In Afghanistan, some members of the former ruling Barakzai clan of Durranis use "Effendi" or a variant "Affandi" as their surname. In China, "Effendi" refers to Nasreddin. Jazz pianist McCoy Tyner has one composition named "Effendi", it appears on Inception. Byzantine bureaucracy and aristocracy Ottoman titles Baranovitch, Nimrod. "From the Margins to the Center." China Quarterly 175: 726-750. Cambridge Univ. Press, 2003. Drompp, Michael. Tang China And The Collapse Of The Uighur Empire: A History. Brill Academic Publishers, 2004. ReadLiterature.com - Definition of Efendi A Nation of Empire: The Ottoman Legacy of Turkish Modernity
Mecca spelled Makkah, is a city in the Hejazi region of the Arabian Peninsula, the plain of Tihamah in Saudi Arabia, is the capital and administrative headquarters of the Makkah Region. The city is located 70 km inland from Jeddah in a narrow valley at a height of 277 m above sea level, 340 kilometres south of Medina, its resident population in 2012 was 2 million, although visitors more than triple this number every year during the Ḥajj period held in the twelfth Muslim lunar month of Dhūl-Ḥijjah. As the birthplace of Muḥammad, the site of Muhammad's first revelation of the Quran, Mecca is regarded as the holiest city in the religion of Islam and a pilgrimage to it known as the Hajj is obligatory for all able Muslims. Mecca is home to the Kaaba, by majority description Islam's holiest site, as well as being the direction of Muslim prayer. Mecca was long ruled by Muhammad's descendants, the sharifs, acting either as independent rulers or as vassals to larger polities, it was conquered by Ibn Saud in 1925.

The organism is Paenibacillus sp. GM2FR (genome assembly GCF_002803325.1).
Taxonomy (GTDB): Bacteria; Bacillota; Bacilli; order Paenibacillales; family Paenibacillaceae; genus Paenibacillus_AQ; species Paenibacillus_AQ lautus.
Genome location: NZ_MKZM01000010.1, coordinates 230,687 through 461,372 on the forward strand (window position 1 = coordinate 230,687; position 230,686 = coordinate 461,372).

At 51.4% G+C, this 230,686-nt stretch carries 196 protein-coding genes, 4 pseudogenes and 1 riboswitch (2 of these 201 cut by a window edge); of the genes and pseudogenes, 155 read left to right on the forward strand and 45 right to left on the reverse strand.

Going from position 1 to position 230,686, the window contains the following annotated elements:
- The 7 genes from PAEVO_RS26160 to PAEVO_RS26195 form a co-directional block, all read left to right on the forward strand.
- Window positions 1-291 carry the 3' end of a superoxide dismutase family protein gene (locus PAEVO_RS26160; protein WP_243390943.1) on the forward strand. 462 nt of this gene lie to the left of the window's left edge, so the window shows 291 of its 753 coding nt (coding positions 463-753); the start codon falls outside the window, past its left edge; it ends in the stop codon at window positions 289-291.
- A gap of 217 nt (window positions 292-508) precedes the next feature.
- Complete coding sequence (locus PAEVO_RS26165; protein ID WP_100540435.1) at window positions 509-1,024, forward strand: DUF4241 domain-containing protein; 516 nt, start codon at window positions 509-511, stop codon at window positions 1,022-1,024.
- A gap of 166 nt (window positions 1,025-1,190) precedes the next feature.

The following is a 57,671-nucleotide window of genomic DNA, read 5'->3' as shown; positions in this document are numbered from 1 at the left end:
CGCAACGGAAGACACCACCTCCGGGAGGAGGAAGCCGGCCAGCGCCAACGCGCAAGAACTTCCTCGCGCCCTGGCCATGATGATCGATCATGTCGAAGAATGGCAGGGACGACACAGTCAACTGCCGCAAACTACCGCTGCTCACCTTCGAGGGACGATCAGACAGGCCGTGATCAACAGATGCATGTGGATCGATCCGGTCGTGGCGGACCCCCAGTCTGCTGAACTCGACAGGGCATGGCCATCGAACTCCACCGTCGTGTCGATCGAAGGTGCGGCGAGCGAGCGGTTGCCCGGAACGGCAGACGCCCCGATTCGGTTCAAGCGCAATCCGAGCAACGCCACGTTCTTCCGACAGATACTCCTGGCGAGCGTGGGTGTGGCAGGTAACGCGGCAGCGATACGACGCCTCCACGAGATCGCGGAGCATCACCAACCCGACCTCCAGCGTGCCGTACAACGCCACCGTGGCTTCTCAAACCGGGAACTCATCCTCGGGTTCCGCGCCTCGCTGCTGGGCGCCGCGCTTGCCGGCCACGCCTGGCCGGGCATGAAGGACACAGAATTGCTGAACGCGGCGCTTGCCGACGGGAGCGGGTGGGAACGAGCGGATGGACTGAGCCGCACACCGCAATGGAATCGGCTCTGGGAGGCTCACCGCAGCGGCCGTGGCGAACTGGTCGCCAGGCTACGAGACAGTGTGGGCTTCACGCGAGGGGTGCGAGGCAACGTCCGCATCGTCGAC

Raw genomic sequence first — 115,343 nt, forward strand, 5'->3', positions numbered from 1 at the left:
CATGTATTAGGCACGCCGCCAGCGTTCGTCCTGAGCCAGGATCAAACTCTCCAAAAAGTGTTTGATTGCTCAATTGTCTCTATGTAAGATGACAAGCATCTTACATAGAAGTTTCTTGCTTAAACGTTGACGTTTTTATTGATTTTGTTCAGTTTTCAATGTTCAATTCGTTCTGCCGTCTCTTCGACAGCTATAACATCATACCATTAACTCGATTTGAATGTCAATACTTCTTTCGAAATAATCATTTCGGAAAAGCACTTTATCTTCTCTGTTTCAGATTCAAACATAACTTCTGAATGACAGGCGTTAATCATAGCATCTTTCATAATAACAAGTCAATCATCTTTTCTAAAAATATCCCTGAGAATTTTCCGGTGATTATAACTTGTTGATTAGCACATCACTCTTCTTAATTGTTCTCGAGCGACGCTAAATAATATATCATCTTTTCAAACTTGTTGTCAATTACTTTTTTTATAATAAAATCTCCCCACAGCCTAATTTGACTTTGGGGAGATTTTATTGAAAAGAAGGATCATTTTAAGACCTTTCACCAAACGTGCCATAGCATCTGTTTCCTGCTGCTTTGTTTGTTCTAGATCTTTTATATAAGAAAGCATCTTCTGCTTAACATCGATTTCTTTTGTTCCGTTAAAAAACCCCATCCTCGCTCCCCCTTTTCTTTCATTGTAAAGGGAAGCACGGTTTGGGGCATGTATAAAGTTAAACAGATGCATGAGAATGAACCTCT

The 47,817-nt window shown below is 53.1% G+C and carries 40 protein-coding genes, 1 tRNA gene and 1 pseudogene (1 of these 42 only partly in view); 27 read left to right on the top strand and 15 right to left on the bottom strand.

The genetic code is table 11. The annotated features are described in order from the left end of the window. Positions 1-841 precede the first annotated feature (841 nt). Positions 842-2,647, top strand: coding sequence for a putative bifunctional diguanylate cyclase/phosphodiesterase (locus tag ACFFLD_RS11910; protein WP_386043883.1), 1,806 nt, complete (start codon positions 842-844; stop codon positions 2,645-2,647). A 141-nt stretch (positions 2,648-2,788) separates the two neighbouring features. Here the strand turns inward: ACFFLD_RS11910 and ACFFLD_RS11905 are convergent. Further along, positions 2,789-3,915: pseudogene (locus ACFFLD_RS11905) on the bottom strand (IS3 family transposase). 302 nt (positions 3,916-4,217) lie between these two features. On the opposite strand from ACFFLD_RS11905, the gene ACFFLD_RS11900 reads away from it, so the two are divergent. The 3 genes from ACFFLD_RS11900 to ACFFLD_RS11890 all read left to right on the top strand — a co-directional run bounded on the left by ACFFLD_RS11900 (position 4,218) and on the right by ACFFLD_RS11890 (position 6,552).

In its modern period, Mecca has seen tremendous expansion in size and infrastructure, home to structures such as the Abraj Al Bait known as the Makkah Royal Clock Tower Hotel, the world's fourth tallest building and the building with the third largest amount of floor area. During this expansion, Mecca has lost some historical structures and archaeological sites, such as the Ajyad Fortress. Today, more than 15 million Muslims visit Mecca annually, including several million during the few days of the Hajj; as a result, Mecca has become one of the most cosmopolitan cities in the Muslim world, although non-Muslims are prohibited from entering the city. "Mecca" is the familiar form of the English transliteration for the Arabic name of the city, although the official transliteration used by the Saudi government is Makkah, closer to the Arabic pronunciation. The word "Mecca" in English has come to be used to refer to any place that draws large numbers of people, because of this some English speaking Muslims have come to regard the use of this spelling for the city as offensive.